Tackling the concussion gender gap head on
How concussion affects men and women differently and what that means for physiotherapy treatment is discussed by PhD candidate Shreya McLeod.
There has been an exponential rise in women participating in sport, from amateur to professional leagues.
This rapid increase in participation has seen a concurrent increase in injuries such as sport-related concussions.
In comparable sports, women are twice as likely to sustain a sport-related concussion as men (Kerr et al 2016), most commonly from player-to-player contact or from contact with an object or surface (Rosene et al 2017).
Proposed hypotheses for these sex-based differences include physical and physiological factors (Iverson et al 2017).
Physical factors such as shorter neck dimensions, smaller head mass and narrower neck girth could predispose women to greater head-neck acceleration during impacts (Alsalaheen et al 2019).
Physiological factors such as morphological variations in brain architecture and hormonal fluctuations at the time of injury may have an impact on outcomes (McGroarty et al 2020, Solomito et al 2019).
Women also tend to be more forthcoming in terms of reporting their symptoms, although chronic under-reporting exists (Brown et al 2015).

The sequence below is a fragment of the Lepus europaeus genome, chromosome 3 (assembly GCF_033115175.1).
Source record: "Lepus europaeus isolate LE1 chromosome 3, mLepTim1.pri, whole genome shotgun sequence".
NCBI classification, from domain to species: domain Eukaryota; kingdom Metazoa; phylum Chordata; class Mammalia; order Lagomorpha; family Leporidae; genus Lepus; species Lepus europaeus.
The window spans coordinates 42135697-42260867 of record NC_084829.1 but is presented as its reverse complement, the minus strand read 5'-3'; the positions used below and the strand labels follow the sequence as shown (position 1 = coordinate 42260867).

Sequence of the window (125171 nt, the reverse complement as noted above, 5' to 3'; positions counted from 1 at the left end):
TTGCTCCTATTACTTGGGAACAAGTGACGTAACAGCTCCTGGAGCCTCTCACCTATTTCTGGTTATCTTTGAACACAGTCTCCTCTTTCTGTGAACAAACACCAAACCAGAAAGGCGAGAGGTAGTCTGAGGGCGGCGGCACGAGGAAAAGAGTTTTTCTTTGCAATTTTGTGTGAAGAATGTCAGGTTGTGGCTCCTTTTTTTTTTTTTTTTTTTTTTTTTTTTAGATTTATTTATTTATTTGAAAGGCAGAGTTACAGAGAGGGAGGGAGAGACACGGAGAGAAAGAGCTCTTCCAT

Following an acute concussive episode, women report greater symptomology and have higher short-term morbidity compared to men in cognitive functioning and reaction time (McGroarty et al 2020, Solomito et al 2019, Stone et al 2017).
Although the evidence is mixed, on average, women take longer to recover compared with men (Iverson et al 2017).
Both sexes report symptoms such as headaches, mental fatigue, concentration difficulties and mood swings (Covassin et al 2018).
Women rate headache, pressure in the head and emotional lability higher than men (Covassin et al 2013).
Other symptoms may include dizziness, fatigue, memory loss, concentrationdifficulties, insomnia, neck pain, irritability, visual disturbances and feeling in a fog (Makdissi et al 2017, Merritt et al 2015).
Neck pain is commonly reported following concussion, with symptoms closely resembling those of a whiplash injury (Morin et al 2016).